DIY Worm Control

Silence of the Pears

This blog post is for people with backyard fruit trees, fruit trees where you have problems with worms eating your fruit before you can.   But first, a joke:

  • What’s grosser than gross?
  • Biting into a pear and finding a worm.
  • What’s grosser than that?
  • Biting into a pear and finding half a worm.

When I was a kid in fourth grade this joke was the height of sophisticated humor.  Now that I am a grown-up pear farmer, this isn’t a joke - it’s a horror story.  Worms can silently destroy all of the fruit on a tree.  In this joke/horror story, the gross worm is most likely a codling moth larva.  My goal is to provide you with a homeowner scale way to prevent codling moth damage, without chemical pesticides or an unreasonable amount of effort.

Another horror story is the movie Silence of the Lambs.

 Silence: from Lambs to Pears

Silence: from Lambs to Pears

This is the IMDB summary of Silence of the Lambs:  “A young FBI cadet (Agent Starling) must receive the help of an incarcerated and manipulative cannibal killer (Dr. Lecter) to help catch a madman (Wild Bill) who skins his victims.”  You are Agent Starling; let me be your Dr. Lecter.  Together we will bring the worm, Wild Bill, to justice.

The Silencer

Convention dictates that these pest control write-ups contain a bit of natural history of the pest in question.  I don’t know why this convention exists and frankly, question its utility.  But, if Dr. Lecter had told Agent Starling Wild Bill’s pertinent details clearly and concisely from the beginning – the movie would not have been as good. Dr. Lecter also commanded Agent Starling to follow first principles – to know her problems.  Out of respect (for tradition, movie craft, and Dr. Lecter), I’ll half-heartedly follow the convention.

Long ago, codling moths evolved in western Asia/southwest Siberia, a climate as bleak and punishing as the bottom of Wild Bill’s cistern.  This miserable climate forged a creature maddeningly difficult to control - a worthy opponent.  Thankfully, I have yet to see a codling moth do this dance.

 Life cycle of the codling moth

Life cycle of the codling moth

The codling moth life cycle goes moth -> egg -> worm then back to moth.  It’s the worm stage of the codling moth life cycle causes us the problems - adult moths eat nothing.

Worms eat fruit from the inside (hidden from ourselves and other predators), you can’t get rid of the worms without destroying the fruit.  The eggs are laid very close to, if not on, the fruit itself, so it’s impractical to try to go after codling moth eggs.  Homeowners could spray insecticides for other life stages, but that’s very labor intensive and unpalatable for lots of people.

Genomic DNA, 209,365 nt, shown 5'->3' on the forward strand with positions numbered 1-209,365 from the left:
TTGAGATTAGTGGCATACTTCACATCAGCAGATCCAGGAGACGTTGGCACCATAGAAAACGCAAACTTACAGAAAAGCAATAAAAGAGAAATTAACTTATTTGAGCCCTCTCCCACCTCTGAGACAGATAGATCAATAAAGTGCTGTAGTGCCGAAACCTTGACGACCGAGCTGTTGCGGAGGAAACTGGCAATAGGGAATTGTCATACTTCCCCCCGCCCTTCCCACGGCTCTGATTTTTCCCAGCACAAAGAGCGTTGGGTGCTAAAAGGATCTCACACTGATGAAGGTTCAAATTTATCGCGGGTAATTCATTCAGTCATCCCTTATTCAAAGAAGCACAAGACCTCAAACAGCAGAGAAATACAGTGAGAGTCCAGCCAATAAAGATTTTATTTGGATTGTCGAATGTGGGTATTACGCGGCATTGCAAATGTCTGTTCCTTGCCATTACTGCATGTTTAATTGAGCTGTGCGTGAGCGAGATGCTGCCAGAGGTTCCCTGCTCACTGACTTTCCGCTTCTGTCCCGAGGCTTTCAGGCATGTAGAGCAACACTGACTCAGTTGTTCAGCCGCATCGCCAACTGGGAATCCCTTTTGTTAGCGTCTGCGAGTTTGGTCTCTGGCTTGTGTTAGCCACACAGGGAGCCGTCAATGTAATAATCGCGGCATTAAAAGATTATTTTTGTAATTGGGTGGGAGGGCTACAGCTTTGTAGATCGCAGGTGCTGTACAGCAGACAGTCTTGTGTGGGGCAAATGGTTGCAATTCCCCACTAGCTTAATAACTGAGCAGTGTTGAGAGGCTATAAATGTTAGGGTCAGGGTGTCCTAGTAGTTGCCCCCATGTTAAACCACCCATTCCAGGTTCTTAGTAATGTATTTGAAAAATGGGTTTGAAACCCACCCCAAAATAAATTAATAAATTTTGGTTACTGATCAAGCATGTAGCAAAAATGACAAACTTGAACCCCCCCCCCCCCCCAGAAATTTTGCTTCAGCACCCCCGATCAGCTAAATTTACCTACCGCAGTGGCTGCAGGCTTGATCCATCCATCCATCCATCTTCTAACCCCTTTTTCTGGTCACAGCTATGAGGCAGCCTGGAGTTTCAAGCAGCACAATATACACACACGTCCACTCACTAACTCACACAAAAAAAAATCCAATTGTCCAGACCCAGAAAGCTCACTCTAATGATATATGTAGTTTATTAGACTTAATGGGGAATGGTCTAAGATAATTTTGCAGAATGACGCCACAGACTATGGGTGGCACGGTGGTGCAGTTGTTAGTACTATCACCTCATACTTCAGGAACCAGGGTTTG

Speaking of unpalatable, a worm in an apple.

Speaking of unpalatable, a worm in an apple.

End of Silence

Wild Bill said, “It rubs the lotion on its skin or else it gets the hose again.”  These are not the words of a man you can reason with.  You can’t reason with a codling moth either.  However, you can show them the light of justice.  Our light of justice just happens to shine out of a bug zapper.    

Bug zappers use lights to draw adult codling moths to them.  Electrified metal grates then sizzle and fry up the moths like the liver that Dr. Lecter ate with some fava beans and a nice Chianti.  Used consistently, during the right times of the year, a bug zapper will kill the adult moths before they can lay the eggs from whence their vile worms hatch.  Bug zappers will protect your fruit from a silent and ancient evil.

Here is what to get:  

  1.  A bug zapper - $65 from Amazon
  2.  Extension cord - $17 from Amazon
  3.  Timer - $10 from Amazon

Hang the bug zapper in your yard between May 1 and August 31, when adult moths are out and flying around.  Use the timer so that the bug zapper runs for 2 hours a day, one hour before and one after sunset, to save power.  To know when sunset happens at your house, you can:

  1. Google “sunset time” for where you live
  2. Use the formula
  3. Make a guess based off this chart
 Sunset times

Sunset times

 

Mated female codling moths don’t fly very far, therefore hang the bug zapper within 25 feet of and at the height of the top third of the tree you are trying to protect.  

Many bug zappers make claims like “1 - acre coverage”.  Based off insect flight patterns, I can’t see how the manufacturers can support these claims.  There is no way one bug zapper will protect an acre of fruit trees; you would need 20-25 bug zappers to protect a full acre.

 An artistic representation of what a bug zapper in a tree looks like.  Because taking pictures is hard.

An artistic representation of what a bug zapper in a tree looks like.  Because taking pictures is hard.

The bug zapper operates on 40 watts of electricity.  From May 1 through August 31 is 123 days.  At 2 hours per day run time, the bug zapper will run for 246 hours per year.  40 watts for 246 hours is 9,840-watt hours, or 9.84-kilo watt-hours (kWh).  Using an electric cost of $.14 per kWh, it will cost about $1.38 to run the bug zapper for a full season.  This bug zapper based pest control system will cost about $93 to run the first year, or less if you spread the initial costs over a few years of cost.

Bug zappers don’t just provide pest control: they also provide entertainment.  Watching bugs sizzle out of existence while sitting in a lawn chair and drinking some delicious cider (there’s really no such thing as a nice Chianti) isn’t highbrow entertainment, but it is entertaining.